It is that kind of social disquiet that has mobilised elements of the Hirak in the first place.
While crackdowns on the movement have taken place since its rising, authorities have been wise enough to show enough restraint not to prompt a full-on backlash.
However, under the guise of health-induced restrictions, lockdown measures have been used to quash popular dissent through increased arbitrary arrests and policing of information.
By April this year, Tebboune signed into law the criminalisation of “fake news”, subscribing $3,900 fines and five-year jail terms for breaches. Critics have predictably been targeted by the legislation, but also members of the Hirak.
The deteriorating human rights situation in Algeria has even gained the attention of the European Parliament, which has paid particular note to the sentencing in September 2020 of journalist Khaled Drareni, a case highlighting the escalation of politically motivated repression.
When Tebboune came into power, he aimed to placate parts of the country through promises of reform; the vehicle through which it was done was the tried and tested but not widely endorsed referendum for proposed amendments to Algeria’s constitution.
Rather than legitimise the government, its purported aim, it failed to achieve more than a 23 percent turnout, a record low for any poll.
Among those who voted, 66.8 percent supported the text.
The vote took place on the symbolic date of 1 November 2020, the start of the 1954 Algerian war of independence against France, drawing comparisons to the “day of liberation”.
The constitutional council president Kamel Fenniche said it was a “transparent” vote “held “under good conditions”, and is now touted as a linchpin of a “new republic” or “new Algeria”.
However, the process replicated much of the old way of instigating constitutional amendments under Bouteflika, with Tebboune appointing committee members tasked with the text’s drafting.
The resulting constitution preserves the president’s dominant position, reserving them alone the power to initiate constitutional change. Other articles, say commentators, have cosmetic and little value for the people of Algeria.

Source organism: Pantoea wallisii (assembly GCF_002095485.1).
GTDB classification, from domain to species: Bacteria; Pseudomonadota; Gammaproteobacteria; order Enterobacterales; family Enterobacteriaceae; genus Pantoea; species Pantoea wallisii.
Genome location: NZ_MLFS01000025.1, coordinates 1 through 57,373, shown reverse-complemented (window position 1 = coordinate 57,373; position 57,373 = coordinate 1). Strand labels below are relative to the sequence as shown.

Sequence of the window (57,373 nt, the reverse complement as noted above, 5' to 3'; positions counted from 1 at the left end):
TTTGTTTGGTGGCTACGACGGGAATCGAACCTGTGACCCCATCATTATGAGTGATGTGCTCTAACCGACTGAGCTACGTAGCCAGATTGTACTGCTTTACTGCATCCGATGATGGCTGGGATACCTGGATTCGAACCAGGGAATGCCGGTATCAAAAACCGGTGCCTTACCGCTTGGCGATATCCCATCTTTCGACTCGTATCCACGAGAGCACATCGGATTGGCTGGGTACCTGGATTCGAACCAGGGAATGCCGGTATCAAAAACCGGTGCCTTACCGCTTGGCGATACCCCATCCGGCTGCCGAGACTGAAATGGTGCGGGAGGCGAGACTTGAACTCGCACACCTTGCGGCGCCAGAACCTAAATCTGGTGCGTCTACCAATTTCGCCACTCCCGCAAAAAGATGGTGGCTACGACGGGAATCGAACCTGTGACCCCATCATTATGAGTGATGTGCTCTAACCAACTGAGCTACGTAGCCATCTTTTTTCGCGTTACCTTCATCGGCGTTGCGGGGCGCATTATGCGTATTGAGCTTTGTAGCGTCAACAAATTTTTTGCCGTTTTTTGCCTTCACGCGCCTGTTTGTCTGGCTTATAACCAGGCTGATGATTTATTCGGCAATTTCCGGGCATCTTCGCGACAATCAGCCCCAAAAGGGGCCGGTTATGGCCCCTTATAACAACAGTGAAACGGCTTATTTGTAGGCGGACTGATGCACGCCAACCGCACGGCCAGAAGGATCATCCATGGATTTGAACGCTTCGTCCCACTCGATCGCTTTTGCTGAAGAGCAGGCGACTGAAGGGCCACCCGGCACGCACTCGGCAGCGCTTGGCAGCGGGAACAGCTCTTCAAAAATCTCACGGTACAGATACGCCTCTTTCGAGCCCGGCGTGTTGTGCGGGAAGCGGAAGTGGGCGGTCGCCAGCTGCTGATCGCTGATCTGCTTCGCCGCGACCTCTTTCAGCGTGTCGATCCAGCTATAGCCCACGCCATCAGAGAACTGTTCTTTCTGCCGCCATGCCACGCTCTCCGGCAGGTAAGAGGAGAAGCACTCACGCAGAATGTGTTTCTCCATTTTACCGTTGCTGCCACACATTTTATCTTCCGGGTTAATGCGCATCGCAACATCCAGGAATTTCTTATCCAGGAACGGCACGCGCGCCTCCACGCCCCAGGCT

The crackdown on journalists and protestors proves that constitutional amendment to safeguard liberty and freedom is little regarded. As does precedent.
With the president’s ominous situation, come 12 December 2020, it will be seen whether Article 102 of the constitution will be invoked.
Should that happen, 89-year-old Salah Goudjil, the acting Senate president, will serve as interim leader until fresh elections can occur.
Attendance at Algeria’s poll has been waning. Even before the referendum’s farcical turnout, Tebboune’s own election was only legitimised by 40 percent of the population.
Next steps will be overseen by a constitutional court that replaces a discredited constitutional council. Although, the president under this new structure has much more oversight over the appointment of its members.
If things were bad before the pandemic, they are certainly worse now. That could mean renewed protests as soon as restrictions lift.
Demands from the Hirak remain the same, including disentangling the army from the government, releasing political prisoners, and the election of a constituent assembly, demands the regime is unlikely to fulfil.
There is certainly a camp in Algeria that sees little more progress from the Hirak movement, imploring new ways to enact change by forging ties in formal political circles or through civil society and unions.
Another view is that the pandemic is straining the regime’s own “human capital and infrastructure” and that could make a broader and more intense uprising difficult to quell.
The only thing certain is that Algeria’s future is far less than clear.
The opinions expressed in this publication are those of the writer(s). They do not purport to reflect the opinions or views of Fanack or its Board of Editors.